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St. Johns University School of Law
Movsesian, Mark L.

Contracts Outline

Professor Movsesian

Fall 2014


3 Issue spotter essays, each 1 hour

Look at practice exercises

closed book, only responsible for class material.



R: UCC, case law

Application: argue both sides. ADDRESS BOTH SIDES. Explaining your conclusion. Why you are about to conclude, what reasons

C: Conclude on one side


Introduction to Contract Law

I. Contract Defined:

a. “A Contract is a promise or a set of promises for the breach of which the law gives a remedy, or the performance of which the law in some way recognizes as a duty.” Restatement (2d) of Contracts § 1

i. Subjecting a promise to a set of rules

ii. Legally enforceable: If a person does not perform as promised, the party to whom the promise was made can bring lawsuit for a remedy

iii. Remedy:

1. Money damages

2. Rarely, injunction to promisor

II. Sources of Rules:

a. Case law: Decisions of courts that resolved contract disputes – Common Law

b. The Restatement

i. American Law Institute writes common law, the law as it is

ii. Not codified: Not enacted binding law but persuasive authority

iii. The Court can adopt the Restatement in a judicial decision

c. UCC: An officially enacted texted, adopted by legislature (49/50 states)

i. UCC 2-105(1): Goods

1. All things (including specially manufactured) which are moveable at the time of identification to the contract for sale other than the money in which the price is to be paid, investments securities…and things in action (lawsuits)

a. Physical, tangible, moveable object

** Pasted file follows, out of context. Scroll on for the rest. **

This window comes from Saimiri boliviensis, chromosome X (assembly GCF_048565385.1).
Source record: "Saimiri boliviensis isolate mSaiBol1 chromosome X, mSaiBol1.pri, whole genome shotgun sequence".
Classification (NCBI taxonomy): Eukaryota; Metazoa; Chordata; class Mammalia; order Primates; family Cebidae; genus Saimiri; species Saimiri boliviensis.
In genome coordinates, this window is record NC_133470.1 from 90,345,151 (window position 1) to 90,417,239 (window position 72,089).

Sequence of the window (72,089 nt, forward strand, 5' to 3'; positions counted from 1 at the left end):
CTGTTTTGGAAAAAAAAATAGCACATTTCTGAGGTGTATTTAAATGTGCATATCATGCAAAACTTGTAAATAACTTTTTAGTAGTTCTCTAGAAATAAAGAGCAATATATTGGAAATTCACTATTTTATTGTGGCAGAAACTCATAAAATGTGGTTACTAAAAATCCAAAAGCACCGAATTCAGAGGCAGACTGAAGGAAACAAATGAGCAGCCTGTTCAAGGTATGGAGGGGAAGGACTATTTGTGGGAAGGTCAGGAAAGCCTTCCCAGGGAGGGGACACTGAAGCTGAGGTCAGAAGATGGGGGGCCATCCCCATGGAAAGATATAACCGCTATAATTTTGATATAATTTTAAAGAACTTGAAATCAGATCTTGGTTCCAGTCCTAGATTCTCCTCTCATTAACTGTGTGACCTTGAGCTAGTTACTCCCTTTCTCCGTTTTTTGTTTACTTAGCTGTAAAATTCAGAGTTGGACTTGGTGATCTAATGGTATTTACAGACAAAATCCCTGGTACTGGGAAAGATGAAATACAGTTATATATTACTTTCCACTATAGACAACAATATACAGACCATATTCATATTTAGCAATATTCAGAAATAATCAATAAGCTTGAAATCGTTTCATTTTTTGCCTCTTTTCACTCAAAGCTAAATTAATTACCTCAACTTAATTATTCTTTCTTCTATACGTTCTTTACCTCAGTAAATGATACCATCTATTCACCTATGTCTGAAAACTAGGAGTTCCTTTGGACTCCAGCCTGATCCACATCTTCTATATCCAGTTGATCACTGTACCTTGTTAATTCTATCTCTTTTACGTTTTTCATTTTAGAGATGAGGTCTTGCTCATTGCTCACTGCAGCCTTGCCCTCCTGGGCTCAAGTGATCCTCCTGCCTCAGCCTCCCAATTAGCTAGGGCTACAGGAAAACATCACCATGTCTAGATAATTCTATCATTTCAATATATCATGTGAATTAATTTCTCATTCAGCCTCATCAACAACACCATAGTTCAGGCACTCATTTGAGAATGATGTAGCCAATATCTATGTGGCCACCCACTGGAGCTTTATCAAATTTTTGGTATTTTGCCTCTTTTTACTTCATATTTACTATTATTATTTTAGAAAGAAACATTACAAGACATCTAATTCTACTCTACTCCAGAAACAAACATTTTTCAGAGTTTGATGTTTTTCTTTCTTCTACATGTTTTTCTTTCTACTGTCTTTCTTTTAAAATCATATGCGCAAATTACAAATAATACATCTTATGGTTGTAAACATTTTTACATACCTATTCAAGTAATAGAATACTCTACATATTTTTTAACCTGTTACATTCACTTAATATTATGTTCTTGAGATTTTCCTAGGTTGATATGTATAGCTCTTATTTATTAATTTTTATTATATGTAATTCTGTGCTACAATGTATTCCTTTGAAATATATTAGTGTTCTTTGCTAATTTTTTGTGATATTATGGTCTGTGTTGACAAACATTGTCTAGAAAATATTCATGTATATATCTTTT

ii. UCC 1-103: Where the UCC governs a case (sale of goods) but is silent with respect to the issue of the case, common law principles apply as default

1. “Unless otherwise displaced by particular provisions of this act, the principles of law and equity (common law)…shall support its provision”

2. Refers to the historical distinction of the 2 separate court systems

a. Law: money damages

b. Equity: discretionary, injunctive relief

c. Now merged

3. Ex. UCC does not define an offer; go to the common law for the definition

III. Contracts as the Law of Promises:

a. Restatement Section 1: “A Contract is a promise or a set of promises for the breach of which the law gives a remedy, or the performance of which the law in some way recognizes as a duty”

b. Restatement Section 2: “A Promise is a manifestation of intention to act or refrain from acting in a specified way, so made as to justify a promisee in understanding that a commitment has been made”

IV. 3 Different Types of Contracts:

a. The Express Contract

i. Made verbally: an agreement or intention manifested by words

ii. Need not be written

iii. E.g.: I promise to pay you $5,000 if you take care of my horse”

b. The Implied-in-Fact Promise

i. Intention manifested by conduct, not words

ii. Even though the parties have not expressly stated it, the circumstances and actions imply an agreement has been made

iii. What meaning does the party’s conduct imply in the circumstances?

iv. Would a reasonable person understand there is a deal

v. Ex: The Auction: In itself, raising one’s hand is ambiguous – doesn’t manifest any intention clearly.

vi. In context of an auction, raising one’s hand manifests an intention to bid on the item

c. The Implied-in-Law or Quasi Promise

i. A legal fiction

ii. The law imposes the promise in order to avoid injustice

iii. Person puts himself out/confers a benefit. Reimburse in the interest of justice